On downtown San Jose’s Milligan Lot sits a home from the Civil War era that could be bulldozed to make way for a parking lot. Preservationists believe there are more creative options for this pretty creekside site.
On the topic of Earth’s history, blogger/author Tim Urban offered a unique take to Derek Thompson, host of the Plain English podcast. Urban describes what the past quarter-millennium would look like condensed into a 1,000-page book, in which each page covers 250 years.
Written history doesn’t even start until page 975. Christianity starts at page 993. But on the 1,000th page—covering the early 1770s to today—Urban says, “suddenly it looks nothing like the other pages.”
Urban elaborates on the dizzying social, political and technological revolutions that have steamrolled over civilization the last 250 years. It’s a rate of change that far outstrips anything our ancestors faced, so it’s no wonder we struggle to preserve what we can of the past.
Thanks to the internet—which itself was born in 1969, 1983 or 1990, depending on what one defines it to be—historical facts and even digital artifacts can be found online. But there’s nothing like experiencing historical objects and places in the real world.
Pinning Down the Past
All around the state, there are citizen groups serving as guardians of sites that evoke our ancestors’ sensory experiences. Preserving history is always challenging, given that economic progress is fueled by new construction, but it’s easier in an area where tourists flock to enjoy historic districts. That’s not the case in Silicon Valley, which makes the work of the Preservation Action Council of San Jose that much more difficult. But PAC*SJ has come up with some clever ways to spread the word on threatened local landmarks.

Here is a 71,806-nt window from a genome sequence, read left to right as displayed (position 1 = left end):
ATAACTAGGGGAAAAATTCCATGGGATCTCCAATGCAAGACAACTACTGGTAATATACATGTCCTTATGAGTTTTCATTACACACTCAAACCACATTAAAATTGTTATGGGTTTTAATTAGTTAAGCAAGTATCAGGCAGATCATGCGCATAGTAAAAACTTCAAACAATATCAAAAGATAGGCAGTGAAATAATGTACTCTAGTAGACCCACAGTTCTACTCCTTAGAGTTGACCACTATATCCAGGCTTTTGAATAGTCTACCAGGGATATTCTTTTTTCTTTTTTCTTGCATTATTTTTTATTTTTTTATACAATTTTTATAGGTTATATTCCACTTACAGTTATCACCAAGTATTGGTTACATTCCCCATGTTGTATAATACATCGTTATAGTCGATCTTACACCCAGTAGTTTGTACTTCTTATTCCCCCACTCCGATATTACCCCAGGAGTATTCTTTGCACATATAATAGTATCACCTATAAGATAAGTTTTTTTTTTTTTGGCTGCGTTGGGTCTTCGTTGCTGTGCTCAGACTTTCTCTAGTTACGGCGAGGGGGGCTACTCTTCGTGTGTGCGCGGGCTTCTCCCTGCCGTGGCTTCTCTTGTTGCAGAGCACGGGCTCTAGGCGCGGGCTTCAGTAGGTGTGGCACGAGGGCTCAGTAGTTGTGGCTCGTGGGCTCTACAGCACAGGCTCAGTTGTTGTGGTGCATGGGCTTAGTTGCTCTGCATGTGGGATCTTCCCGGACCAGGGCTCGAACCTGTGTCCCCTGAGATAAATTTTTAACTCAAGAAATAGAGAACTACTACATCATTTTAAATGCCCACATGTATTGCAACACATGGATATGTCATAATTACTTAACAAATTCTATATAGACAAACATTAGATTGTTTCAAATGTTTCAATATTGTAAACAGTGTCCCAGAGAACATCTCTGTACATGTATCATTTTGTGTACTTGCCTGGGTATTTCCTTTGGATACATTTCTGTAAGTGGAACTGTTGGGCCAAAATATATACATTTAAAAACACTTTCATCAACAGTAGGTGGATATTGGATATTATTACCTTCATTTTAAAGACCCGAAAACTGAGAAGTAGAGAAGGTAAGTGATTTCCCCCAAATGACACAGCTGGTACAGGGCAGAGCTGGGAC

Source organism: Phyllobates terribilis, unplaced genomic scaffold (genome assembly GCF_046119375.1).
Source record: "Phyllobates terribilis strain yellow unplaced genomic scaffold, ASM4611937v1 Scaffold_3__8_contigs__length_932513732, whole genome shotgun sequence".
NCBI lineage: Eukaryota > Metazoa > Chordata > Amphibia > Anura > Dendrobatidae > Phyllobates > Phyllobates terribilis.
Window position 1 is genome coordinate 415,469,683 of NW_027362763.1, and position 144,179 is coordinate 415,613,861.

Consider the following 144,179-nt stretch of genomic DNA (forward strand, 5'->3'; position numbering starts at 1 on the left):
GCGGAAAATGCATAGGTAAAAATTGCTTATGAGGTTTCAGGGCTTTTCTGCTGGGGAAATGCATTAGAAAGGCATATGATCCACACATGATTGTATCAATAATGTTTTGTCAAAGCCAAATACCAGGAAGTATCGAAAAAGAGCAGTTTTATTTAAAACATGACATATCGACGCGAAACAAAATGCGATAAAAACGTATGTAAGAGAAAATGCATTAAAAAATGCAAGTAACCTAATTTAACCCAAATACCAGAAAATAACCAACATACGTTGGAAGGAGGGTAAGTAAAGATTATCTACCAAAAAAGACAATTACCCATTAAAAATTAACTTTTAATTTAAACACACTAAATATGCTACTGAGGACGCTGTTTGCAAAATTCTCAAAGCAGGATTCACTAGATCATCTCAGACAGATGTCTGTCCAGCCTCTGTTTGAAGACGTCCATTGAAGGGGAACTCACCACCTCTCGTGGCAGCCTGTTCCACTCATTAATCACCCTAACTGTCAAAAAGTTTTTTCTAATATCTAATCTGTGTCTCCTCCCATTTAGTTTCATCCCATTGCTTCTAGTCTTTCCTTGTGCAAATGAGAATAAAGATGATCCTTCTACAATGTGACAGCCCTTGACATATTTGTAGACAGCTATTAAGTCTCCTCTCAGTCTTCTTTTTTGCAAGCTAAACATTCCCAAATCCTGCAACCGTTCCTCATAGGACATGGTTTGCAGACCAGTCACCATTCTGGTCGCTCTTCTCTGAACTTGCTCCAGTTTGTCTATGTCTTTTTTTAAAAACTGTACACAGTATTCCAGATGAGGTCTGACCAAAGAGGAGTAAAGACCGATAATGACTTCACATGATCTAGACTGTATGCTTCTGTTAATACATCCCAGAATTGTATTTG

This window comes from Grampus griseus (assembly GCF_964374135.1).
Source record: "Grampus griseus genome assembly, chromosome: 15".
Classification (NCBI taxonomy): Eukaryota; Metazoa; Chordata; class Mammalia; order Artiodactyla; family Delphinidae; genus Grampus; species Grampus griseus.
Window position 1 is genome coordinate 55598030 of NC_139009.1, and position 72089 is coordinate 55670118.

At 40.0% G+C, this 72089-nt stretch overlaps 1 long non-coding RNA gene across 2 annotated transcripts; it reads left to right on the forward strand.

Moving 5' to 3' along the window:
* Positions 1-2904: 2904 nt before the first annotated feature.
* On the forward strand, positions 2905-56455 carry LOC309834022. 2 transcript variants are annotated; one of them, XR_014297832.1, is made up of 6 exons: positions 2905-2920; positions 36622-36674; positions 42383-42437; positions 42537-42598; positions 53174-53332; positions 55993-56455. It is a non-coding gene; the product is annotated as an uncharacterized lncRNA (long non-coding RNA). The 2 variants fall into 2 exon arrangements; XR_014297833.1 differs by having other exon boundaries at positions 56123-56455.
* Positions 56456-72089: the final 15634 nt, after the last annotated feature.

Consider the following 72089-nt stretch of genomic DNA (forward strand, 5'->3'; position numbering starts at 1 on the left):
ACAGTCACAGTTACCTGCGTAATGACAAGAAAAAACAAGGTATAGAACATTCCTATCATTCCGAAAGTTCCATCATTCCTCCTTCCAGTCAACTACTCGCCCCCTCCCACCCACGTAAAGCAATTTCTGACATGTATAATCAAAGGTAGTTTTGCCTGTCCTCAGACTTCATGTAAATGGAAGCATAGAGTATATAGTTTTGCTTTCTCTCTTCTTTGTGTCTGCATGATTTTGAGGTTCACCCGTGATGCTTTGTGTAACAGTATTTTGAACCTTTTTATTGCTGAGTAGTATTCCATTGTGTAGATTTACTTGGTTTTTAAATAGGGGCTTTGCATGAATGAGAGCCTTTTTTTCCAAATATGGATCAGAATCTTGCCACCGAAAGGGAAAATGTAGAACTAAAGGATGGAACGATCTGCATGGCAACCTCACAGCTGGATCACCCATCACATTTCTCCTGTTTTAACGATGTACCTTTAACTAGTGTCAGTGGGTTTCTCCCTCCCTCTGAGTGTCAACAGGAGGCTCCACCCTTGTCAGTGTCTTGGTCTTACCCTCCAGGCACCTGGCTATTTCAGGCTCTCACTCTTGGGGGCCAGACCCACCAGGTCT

Still Standing ... for Now
Each year, the Preservation Action Council of San Jose sends out a warning to architectural history buffs, identifying the Endangered 8—those structures most likely to be lost to rot and redevelopment.
When properly cared for, historical landmarks and museums safeguard our collective memories. As reporter Pam Marino writes in a recent cover story for Monterey County Weekly, local governments have an important role to play. She quotes Bob Evans, chair of Monterey’s Museums and Cultural Arts Commission, who says, “This is the most historic city in California, and maybe the West Coast.” And Marino asks what the city can do to make that history more accessible to the public.
Whether under the care of local governments or volunteer curators, museums and historic sites help a community understand its past. In each county where California Local is active, we list community groups involved in preservation and also offer articles like the one below, which catalogs the best repositories of history in Sacramento, which has been the state capital since 1854.
Hidden History in the Birthplace of California
Pam Marino of Monterey County Weekly reports that the city government there is grappling with a unique problem: How to provide access to the places that make Monterey “the most historic city in California.”
Sacramento’s rich past can be explored by visiting its many and varied historical museums.
In addition to saving relics of the past, it’s also important to save the stories. That’s where E Clampus Vitus comes in. This secretive fraternal organization has mounted more than 1,400 historical markers across the state. Writes California Local’s Richard von Busack, “Clamper plaques can be found across the state, commemorating yesterday’s famous bordellos, demised breweries, “hurdy houses” (taxi dance bars), frontier hellholes, and obscure battle sites.” Some commemorate people and places that are part fable, part fact, such as the story of Joaquin Murrieta. (Much more can be learned about The Life and Times of Joaquín Murieta—the first novel published in California—in a scholarly Paris Review article.) But as reporter Maxwell Scott (Carleton Young) said at the end of The Man Who Shot Liberty Valance, “This is the West, sir. When the legend becomes fact, print the legend.”
Dedicated to commemorating parts of history that sometimes offend the local chamber of commerce, E Clampus Vitus has studded California with plaques.